First Published: 2007-03-21

 
Dubai becomes Iran's business hub
 

Oil boom, development of shipping facilities creates opportunities for trade between two countries.

 

Middle East Online

By John Irish – DUBAI

At least 400,000 of the UAE's 4.1 million residents are Iranian

"Dubai is the most Iranian of cities," said Mohammed Reza, an Iranian expatriate who has lived in the Gulf emirate across the waters from the Islamic republic since 1998.

Not many could argue with him. It was Friday lunchtime and the 29-year-old engineer was about to enter the city's impressive turquoise-domed Imam Hussein mosque. Hundreds of his compatriots followed as the call to prayer echoed.

In a city known for glass and steel skyscrapers and industrial free zones, this little enclave in one of Dubai's older districts could be known as Irantown.

Adjacent to the mosque sits one of Iran's largest consulates. Opposite, people mill around an Iranian hospital ordained with intricate Persian scriptures.

"Iranians were among the first to set up business in the United Arab Emirates," a federation of seven emirates, said Salah Salmeen at the Dubai Chamber of Commerce and Industry (DCCI).

"The oil boom and development of shipping facilities to Iran created further opportunities for maximising trade between the two countries."

According to the Iranian consulate in Dubai, at least 400,000 of the UAE's 4.1 million residents are Iranian.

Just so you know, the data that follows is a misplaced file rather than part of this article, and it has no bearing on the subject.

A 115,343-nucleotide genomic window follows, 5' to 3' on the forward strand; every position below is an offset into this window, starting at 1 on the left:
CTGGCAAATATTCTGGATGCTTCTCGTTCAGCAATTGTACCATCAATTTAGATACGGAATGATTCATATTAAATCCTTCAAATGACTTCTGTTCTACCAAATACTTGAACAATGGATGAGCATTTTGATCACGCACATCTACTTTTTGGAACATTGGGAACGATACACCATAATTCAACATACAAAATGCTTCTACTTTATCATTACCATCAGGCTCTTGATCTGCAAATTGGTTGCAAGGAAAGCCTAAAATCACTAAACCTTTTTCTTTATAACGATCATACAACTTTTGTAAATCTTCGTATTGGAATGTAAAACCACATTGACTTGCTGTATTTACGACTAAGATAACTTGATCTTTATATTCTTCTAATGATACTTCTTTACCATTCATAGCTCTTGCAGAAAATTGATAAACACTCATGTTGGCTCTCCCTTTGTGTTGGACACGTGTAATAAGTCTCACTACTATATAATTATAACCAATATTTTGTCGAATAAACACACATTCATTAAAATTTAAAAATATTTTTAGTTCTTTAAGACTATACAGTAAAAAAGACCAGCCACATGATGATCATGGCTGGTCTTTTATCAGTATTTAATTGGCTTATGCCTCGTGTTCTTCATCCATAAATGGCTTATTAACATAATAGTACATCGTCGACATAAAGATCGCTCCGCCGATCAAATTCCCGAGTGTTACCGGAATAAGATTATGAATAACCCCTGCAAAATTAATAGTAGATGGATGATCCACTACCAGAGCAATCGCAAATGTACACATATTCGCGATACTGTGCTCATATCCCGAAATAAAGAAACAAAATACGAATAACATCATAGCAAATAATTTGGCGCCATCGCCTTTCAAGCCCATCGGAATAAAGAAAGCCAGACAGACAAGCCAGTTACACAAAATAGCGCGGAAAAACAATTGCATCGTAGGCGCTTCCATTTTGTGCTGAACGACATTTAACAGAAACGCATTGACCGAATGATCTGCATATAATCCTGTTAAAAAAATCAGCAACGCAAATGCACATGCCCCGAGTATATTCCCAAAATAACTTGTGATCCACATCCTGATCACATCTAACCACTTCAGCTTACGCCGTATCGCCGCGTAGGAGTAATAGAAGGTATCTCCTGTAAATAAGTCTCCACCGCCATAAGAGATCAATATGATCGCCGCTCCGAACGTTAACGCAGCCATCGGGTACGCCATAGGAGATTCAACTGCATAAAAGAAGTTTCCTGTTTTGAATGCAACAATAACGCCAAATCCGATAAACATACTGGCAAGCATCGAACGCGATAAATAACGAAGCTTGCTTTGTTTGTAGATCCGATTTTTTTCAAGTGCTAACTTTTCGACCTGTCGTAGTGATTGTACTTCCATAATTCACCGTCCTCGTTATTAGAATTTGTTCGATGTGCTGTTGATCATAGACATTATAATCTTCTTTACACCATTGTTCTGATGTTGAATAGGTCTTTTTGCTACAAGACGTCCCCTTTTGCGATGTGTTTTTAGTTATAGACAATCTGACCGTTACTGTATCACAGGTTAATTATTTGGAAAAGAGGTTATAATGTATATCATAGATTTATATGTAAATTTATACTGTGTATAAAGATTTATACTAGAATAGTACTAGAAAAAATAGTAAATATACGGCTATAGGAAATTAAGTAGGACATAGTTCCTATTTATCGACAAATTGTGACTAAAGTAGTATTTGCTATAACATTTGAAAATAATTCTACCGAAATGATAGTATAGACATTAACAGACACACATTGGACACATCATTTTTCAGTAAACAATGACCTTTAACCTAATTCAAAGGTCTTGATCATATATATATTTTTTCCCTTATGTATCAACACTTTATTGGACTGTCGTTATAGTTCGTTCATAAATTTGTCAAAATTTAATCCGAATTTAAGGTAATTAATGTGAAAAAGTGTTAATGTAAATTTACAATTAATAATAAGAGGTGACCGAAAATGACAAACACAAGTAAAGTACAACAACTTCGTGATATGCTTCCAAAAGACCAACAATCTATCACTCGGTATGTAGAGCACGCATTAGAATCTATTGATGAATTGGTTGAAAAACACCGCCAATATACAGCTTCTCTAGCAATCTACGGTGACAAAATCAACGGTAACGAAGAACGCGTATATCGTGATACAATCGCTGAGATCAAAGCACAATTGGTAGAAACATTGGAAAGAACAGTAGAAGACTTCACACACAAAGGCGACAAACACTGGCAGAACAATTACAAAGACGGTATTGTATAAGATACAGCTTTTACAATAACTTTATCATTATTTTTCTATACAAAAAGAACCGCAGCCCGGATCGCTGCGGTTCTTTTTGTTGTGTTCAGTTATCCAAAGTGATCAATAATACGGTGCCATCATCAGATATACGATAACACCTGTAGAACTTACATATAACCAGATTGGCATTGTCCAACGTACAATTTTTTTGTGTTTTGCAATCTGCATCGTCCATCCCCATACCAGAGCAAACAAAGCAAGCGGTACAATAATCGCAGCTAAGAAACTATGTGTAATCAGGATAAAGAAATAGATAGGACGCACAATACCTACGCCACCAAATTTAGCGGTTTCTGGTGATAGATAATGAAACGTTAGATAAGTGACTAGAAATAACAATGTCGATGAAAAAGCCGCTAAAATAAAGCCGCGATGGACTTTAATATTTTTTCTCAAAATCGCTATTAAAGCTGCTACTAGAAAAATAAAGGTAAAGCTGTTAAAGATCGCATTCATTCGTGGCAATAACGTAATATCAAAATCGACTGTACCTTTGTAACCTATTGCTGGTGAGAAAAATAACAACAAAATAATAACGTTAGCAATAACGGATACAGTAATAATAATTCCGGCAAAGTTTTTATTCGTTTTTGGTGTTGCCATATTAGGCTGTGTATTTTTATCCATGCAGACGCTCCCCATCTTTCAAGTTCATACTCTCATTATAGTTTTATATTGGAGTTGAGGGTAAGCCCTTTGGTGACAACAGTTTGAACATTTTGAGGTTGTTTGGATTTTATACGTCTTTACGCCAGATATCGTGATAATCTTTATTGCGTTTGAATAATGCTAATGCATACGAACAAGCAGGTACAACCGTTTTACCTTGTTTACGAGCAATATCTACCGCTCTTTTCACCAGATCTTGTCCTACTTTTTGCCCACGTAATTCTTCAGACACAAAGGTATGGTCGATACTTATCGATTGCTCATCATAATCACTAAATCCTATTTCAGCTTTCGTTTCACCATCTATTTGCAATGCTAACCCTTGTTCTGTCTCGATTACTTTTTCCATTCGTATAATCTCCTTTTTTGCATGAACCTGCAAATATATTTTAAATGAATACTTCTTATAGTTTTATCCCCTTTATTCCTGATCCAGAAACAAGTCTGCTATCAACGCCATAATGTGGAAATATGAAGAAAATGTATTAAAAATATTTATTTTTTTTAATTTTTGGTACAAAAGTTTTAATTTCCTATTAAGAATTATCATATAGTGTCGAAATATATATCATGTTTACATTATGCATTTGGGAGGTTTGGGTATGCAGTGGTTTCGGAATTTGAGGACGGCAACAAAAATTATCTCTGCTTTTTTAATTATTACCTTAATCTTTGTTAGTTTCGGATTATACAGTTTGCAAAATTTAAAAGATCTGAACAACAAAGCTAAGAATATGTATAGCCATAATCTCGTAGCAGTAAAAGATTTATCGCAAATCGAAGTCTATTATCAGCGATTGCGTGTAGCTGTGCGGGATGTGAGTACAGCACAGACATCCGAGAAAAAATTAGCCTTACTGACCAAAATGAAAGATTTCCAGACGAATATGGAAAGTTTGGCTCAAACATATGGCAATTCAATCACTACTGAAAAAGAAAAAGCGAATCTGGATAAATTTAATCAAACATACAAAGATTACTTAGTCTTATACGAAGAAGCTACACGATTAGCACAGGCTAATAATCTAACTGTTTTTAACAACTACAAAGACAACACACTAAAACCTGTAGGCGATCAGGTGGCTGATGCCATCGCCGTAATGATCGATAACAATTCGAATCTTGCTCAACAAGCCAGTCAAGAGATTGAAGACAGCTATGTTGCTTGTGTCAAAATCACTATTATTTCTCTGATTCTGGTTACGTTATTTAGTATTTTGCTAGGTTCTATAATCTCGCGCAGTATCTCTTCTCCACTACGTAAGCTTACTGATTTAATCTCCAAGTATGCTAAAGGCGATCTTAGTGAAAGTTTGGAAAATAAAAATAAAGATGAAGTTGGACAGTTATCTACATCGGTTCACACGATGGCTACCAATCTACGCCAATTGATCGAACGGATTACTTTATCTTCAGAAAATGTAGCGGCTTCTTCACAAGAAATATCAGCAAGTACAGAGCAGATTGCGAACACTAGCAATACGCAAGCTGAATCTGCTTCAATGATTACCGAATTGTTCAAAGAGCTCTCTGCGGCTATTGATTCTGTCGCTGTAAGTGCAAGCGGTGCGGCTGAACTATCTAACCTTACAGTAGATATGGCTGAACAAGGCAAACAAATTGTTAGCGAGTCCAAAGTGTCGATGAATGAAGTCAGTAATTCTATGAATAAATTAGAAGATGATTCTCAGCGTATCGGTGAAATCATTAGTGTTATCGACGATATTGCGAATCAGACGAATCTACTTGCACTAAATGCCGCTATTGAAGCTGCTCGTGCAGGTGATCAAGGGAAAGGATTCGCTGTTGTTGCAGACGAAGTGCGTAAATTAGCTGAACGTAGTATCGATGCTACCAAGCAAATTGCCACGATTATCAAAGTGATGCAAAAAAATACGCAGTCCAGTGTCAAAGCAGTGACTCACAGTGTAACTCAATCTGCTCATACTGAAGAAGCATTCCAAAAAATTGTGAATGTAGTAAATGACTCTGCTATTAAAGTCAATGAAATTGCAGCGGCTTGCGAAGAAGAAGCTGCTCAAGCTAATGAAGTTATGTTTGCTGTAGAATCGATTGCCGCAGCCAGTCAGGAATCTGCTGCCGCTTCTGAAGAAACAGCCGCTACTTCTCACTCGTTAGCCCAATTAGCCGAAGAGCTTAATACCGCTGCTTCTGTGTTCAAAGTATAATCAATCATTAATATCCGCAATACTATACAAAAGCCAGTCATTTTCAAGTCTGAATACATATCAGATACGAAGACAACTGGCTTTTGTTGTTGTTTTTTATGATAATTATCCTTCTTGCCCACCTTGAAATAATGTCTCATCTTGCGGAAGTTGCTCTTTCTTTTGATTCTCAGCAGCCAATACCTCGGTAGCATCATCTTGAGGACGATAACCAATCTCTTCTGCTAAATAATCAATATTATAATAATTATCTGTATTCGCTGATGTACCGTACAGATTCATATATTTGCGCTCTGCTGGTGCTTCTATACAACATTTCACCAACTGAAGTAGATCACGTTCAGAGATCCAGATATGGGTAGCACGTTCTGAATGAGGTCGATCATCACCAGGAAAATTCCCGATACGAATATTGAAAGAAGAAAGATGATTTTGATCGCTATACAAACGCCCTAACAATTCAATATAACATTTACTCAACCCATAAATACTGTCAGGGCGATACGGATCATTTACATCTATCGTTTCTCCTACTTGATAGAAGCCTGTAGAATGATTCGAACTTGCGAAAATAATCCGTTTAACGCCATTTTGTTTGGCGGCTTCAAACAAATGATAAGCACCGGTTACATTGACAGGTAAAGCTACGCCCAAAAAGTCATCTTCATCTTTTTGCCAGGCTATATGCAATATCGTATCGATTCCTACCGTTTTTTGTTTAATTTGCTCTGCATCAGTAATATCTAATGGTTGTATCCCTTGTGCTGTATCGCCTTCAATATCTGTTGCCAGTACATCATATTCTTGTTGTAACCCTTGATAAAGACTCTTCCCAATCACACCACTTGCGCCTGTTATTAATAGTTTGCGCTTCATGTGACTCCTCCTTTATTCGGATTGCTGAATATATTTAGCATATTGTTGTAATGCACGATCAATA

The numbers have almost doubled since 2003. Iran's status as an international pariah, which has increased since President Mahmoud Ahmadinejad's election in 2005, has forced many nationals overseas.

Heavy taxation and the difficulty of acquiring letters of credit have given businessmen few options but to seek opportunities elsewhere.

"If an Iranian company deals with European companies, the European side is always more comfortable dealing with a Dubai-based company as the rules and regulations are not volatile like in Iran," said Mohammed Safavi, general manager at trading firm The Link.

Located just 170 kilometres (105 miles) across the Strait of Hormuz, Dubai has become a satellite state for Iranian capital.

The DCCI has 8,050 Iranian companies registered. The Iranian Business Council's (IBC) numbers are closer to 10,000 businesses, ranging from banking to real estate and oil.

Iranians are also major investors in property developments.

The DCCI estimates Dubai's non-oil trade with Iran was worth eight billion dollars last year, a 30-percent rise since 2004.

"We estimate accumulated assets of Iranians in the UAE to be about 300 billion dollars, while trade between the UAE and Iran was about 11 billion dollars in 2006," said IBC vice-president Nasser Hashempour.

Dubai has become so important to Iran that senior Iranian government officials are rumoured to have set up front companies in the emirate.

"We've heard a lot about non-private sector companies or people belonging to the government investing in Dubai," said Hashempour.

The UAE is by far Iran's largest global trade partner, with exchanges reaching nearly three times those with Germany.

"Dubai is essential to Iran," said Abdulkhaleq Abdulla, professor of political science at UAE University.

"Iran needs Dubai more than the other way round... It can deal with the outside world from here and it will need it more and more if there are (trade) sanctions imposed (over Tehran's nuclear programme)."